(3 credits) A foundational course for the teaching of reading at the pre-primary and primary school levels. Candidates will understand and utilize materials, lesson design, methods, technology, assessment, and procedures to teach reading and language arts. Emphasis will be on lesson plan development, methodologies, and assessment for instruction in the areas of early childhood reading and language arts. Additionally, candidates will explore various educational psychology paradigms; this course emphasizes the use of learning principles related to creating and adapting instruction. The importance of aligning learning objectives and creating valid assessments will also be discussed. To inform future planning, candidates will learn how to systematically monitor and evaluate progress. Developmentally appropriate practice and interdisciplinary instruction will be explored. (10 hour practicum)
ECE 329 -
Methods of Teaching Social Sciences for Young Children (includes 10 hr. practicum)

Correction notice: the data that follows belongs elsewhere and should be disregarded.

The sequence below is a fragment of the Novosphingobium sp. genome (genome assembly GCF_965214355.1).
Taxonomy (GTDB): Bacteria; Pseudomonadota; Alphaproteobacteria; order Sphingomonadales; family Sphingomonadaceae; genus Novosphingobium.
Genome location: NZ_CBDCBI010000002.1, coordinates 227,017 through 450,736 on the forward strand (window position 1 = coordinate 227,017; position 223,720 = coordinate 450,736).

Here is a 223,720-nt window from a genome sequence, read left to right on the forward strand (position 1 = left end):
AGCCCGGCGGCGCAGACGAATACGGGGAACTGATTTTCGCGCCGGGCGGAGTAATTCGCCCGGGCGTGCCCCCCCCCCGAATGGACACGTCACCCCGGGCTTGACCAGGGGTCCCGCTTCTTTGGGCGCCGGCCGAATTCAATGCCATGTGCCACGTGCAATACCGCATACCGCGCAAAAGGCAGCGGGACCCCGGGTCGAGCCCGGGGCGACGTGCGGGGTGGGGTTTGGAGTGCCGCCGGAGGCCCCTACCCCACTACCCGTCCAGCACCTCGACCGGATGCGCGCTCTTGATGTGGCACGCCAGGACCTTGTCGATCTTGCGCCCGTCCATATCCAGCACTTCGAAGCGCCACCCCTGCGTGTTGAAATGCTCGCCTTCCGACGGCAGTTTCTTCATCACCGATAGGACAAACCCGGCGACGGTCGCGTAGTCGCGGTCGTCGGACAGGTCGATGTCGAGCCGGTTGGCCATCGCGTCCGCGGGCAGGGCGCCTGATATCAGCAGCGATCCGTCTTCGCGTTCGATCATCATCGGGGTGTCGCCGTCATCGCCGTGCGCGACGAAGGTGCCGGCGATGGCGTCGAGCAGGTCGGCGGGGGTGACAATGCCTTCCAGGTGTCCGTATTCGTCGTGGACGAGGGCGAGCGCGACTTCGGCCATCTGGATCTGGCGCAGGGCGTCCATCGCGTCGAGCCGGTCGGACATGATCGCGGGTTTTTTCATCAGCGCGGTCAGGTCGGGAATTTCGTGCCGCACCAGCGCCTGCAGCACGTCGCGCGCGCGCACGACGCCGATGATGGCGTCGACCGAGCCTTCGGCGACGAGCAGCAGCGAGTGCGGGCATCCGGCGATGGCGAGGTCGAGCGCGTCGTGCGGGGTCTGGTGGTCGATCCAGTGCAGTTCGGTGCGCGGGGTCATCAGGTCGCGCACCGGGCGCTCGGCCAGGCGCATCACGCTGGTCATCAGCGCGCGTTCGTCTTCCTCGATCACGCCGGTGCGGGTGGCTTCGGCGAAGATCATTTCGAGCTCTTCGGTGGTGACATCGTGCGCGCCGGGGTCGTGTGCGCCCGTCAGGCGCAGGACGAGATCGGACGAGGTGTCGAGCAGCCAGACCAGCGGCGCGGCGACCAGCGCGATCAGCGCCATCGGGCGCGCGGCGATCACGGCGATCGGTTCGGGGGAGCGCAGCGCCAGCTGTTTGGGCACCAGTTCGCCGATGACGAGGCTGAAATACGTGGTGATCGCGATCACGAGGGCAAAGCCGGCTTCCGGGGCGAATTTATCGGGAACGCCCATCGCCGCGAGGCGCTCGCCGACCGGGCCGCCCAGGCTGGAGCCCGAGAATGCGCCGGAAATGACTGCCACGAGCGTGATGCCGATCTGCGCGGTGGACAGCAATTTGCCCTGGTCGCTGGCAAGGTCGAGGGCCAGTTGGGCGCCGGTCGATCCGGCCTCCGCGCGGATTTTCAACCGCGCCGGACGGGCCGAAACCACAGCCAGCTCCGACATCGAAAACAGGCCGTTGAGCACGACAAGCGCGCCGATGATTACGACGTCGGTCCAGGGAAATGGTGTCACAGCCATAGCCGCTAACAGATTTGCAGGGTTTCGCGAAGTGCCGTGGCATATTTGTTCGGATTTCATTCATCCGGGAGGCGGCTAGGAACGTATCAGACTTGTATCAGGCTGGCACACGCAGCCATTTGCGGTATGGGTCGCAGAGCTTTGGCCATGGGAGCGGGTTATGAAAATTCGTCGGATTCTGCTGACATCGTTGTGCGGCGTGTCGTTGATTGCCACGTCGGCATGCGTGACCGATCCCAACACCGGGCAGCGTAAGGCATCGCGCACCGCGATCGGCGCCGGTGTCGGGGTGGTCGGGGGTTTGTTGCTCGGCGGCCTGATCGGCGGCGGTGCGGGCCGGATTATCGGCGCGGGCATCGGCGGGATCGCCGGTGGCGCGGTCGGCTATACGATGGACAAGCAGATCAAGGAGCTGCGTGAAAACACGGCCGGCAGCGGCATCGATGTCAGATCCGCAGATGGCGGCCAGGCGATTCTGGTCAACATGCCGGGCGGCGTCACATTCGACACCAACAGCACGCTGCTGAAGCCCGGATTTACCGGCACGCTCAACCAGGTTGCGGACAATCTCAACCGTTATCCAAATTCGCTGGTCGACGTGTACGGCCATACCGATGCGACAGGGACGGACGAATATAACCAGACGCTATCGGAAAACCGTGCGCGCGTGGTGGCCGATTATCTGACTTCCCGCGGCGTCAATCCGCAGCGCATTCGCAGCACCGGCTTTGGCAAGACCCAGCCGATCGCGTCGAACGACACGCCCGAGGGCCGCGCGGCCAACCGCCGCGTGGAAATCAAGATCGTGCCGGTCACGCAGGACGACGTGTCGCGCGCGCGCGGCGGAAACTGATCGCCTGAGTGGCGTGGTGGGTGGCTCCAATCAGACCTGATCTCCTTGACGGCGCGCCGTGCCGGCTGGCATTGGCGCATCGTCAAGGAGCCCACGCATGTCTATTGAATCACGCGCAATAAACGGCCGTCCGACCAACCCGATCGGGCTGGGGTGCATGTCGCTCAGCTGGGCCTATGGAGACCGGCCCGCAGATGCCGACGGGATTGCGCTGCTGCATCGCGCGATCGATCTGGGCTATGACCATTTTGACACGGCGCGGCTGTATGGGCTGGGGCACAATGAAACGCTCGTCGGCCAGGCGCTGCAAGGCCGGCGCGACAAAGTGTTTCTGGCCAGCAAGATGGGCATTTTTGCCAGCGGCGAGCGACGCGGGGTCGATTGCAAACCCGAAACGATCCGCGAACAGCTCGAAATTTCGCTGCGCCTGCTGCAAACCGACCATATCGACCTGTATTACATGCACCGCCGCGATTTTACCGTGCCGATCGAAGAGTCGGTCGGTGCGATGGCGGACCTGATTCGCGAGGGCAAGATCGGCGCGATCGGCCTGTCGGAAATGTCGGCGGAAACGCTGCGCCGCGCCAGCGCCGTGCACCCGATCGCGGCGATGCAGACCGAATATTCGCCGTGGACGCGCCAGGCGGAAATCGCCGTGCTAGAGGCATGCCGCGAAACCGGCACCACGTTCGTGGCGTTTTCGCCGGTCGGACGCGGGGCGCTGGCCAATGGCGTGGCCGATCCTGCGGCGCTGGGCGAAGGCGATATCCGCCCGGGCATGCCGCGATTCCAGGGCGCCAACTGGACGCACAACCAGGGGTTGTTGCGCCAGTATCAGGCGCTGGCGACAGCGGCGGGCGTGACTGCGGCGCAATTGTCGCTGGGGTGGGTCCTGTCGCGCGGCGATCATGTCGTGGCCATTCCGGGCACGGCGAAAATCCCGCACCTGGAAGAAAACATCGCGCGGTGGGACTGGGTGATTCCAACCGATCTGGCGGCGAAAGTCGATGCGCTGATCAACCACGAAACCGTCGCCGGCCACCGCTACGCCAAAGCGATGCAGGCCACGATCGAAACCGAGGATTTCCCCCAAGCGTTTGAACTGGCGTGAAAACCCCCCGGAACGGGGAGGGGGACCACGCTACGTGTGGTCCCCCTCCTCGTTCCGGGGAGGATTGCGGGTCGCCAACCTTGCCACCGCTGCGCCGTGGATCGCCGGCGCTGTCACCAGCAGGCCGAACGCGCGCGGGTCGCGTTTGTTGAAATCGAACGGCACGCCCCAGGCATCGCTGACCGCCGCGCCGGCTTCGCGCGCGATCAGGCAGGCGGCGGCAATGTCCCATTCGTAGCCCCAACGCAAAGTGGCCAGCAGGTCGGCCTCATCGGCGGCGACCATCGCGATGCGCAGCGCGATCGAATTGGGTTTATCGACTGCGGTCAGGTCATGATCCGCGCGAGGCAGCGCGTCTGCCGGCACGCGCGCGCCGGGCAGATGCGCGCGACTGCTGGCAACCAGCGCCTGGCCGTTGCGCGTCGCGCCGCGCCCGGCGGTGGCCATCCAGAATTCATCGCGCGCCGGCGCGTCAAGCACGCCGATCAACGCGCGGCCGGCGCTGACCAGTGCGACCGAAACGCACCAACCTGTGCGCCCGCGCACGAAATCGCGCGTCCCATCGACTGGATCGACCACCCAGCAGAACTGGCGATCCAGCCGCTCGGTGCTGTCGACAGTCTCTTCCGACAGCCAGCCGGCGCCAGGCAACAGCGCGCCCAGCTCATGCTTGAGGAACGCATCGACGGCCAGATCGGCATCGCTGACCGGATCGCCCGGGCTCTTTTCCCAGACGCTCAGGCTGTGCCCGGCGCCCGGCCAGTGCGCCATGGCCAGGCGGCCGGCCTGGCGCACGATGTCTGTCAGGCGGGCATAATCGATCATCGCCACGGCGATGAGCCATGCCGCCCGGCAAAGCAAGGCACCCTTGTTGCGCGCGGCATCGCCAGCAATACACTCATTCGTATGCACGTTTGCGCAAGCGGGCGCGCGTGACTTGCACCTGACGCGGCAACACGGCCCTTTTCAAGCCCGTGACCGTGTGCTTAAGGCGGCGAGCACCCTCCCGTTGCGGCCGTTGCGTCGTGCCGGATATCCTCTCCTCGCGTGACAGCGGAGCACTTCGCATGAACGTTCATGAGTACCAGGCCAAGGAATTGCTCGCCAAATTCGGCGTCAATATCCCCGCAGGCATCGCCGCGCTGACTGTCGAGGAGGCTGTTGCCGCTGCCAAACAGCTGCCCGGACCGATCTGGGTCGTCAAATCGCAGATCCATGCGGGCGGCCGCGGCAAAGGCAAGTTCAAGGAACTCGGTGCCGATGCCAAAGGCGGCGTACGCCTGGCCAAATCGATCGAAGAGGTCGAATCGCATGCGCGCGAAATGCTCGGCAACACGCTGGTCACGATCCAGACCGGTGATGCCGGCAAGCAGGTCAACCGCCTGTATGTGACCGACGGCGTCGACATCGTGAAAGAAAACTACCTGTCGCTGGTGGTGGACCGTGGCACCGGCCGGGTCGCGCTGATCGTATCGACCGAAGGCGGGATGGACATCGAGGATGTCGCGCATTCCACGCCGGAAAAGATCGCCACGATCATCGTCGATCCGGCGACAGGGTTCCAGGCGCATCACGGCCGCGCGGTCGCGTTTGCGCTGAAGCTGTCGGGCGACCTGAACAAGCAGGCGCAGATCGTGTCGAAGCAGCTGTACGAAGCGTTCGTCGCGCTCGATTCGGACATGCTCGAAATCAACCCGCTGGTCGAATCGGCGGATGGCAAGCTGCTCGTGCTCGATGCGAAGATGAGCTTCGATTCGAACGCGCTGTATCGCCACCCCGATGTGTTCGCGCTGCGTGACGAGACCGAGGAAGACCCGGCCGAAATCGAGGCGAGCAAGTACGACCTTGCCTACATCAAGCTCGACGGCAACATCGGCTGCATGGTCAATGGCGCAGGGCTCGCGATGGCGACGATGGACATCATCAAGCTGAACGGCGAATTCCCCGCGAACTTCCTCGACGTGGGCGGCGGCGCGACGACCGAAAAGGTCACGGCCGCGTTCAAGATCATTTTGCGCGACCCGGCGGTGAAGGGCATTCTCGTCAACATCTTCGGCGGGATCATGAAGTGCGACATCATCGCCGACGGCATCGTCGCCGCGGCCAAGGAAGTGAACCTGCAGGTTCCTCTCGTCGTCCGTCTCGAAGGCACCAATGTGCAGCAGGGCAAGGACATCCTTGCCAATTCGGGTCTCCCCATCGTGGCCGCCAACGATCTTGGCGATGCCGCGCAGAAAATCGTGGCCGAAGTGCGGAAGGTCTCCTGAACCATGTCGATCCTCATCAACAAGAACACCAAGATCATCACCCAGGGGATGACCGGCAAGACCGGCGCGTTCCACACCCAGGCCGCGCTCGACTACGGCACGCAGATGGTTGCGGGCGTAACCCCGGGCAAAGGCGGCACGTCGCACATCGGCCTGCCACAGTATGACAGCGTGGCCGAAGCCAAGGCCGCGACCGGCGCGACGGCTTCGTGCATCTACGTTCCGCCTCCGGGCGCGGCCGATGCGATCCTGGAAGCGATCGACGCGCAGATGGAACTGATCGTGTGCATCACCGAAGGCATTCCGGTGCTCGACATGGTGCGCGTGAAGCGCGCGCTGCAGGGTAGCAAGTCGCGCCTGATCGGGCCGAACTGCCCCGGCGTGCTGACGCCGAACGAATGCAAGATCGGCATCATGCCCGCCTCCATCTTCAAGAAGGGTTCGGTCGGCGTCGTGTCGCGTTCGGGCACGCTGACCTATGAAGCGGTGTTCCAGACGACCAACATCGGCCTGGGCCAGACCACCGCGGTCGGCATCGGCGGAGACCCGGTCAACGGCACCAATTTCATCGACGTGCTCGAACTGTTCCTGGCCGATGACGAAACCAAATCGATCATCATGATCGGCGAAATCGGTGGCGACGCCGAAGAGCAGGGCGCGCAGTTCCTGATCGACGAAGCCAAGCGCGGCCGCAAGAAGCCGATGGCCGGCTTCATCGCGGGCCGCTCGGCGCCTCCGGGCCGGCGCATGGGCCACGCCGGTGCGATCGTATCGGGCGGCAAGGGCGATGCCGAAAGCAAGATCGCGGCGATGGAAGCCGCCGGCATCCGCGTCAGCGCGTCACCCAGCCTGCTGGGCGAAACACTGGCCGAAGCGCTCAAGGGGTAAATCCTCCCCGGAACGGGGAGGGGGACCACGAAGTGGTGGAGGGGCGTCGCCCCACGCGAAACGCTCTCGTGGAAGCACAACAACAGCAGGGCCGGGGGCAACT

(3 credits; alternate years, consult department) This course focuses on the methodologies for teaching young children's
social studies, including the relevance of history and geography, the study of people, and children's roles as world citizens. Based on research and current pedagogy, candidates will devise developmentally appropriate learning experiences, technology, and assessments for young children. This class emphasizes the knowledge and skills children require as they identify and solve problems, perceive diversity and inequality, and promote positive relationships. (10 hour practicum)
ECE 228 -
Young Children’s Literature
(3 credits) Young Children's Literature provides an opportunity to study the history of children's literature and its uses in the classroom. This course provides an introduction to the criteria and selection of children's literature for infants, toddlers, and preschool-aged children. Various genres are reviewed, and ideas for curriculum integration are explored. A study of illustrations and authors is included.
ECE 320 -
Positive Behavioral Supports for Young Children
(3 credits) This course utilizes evidence-based strategies for promoting social and emotional development and preventing and addressing challenging behaviors in preschool-aged children. Through course readings, discussions, activities, and related experiences, participants will learn about a variety of these research-based practices. Prerequisite: Admission into the Bachelor of Arts in Early Childhood program.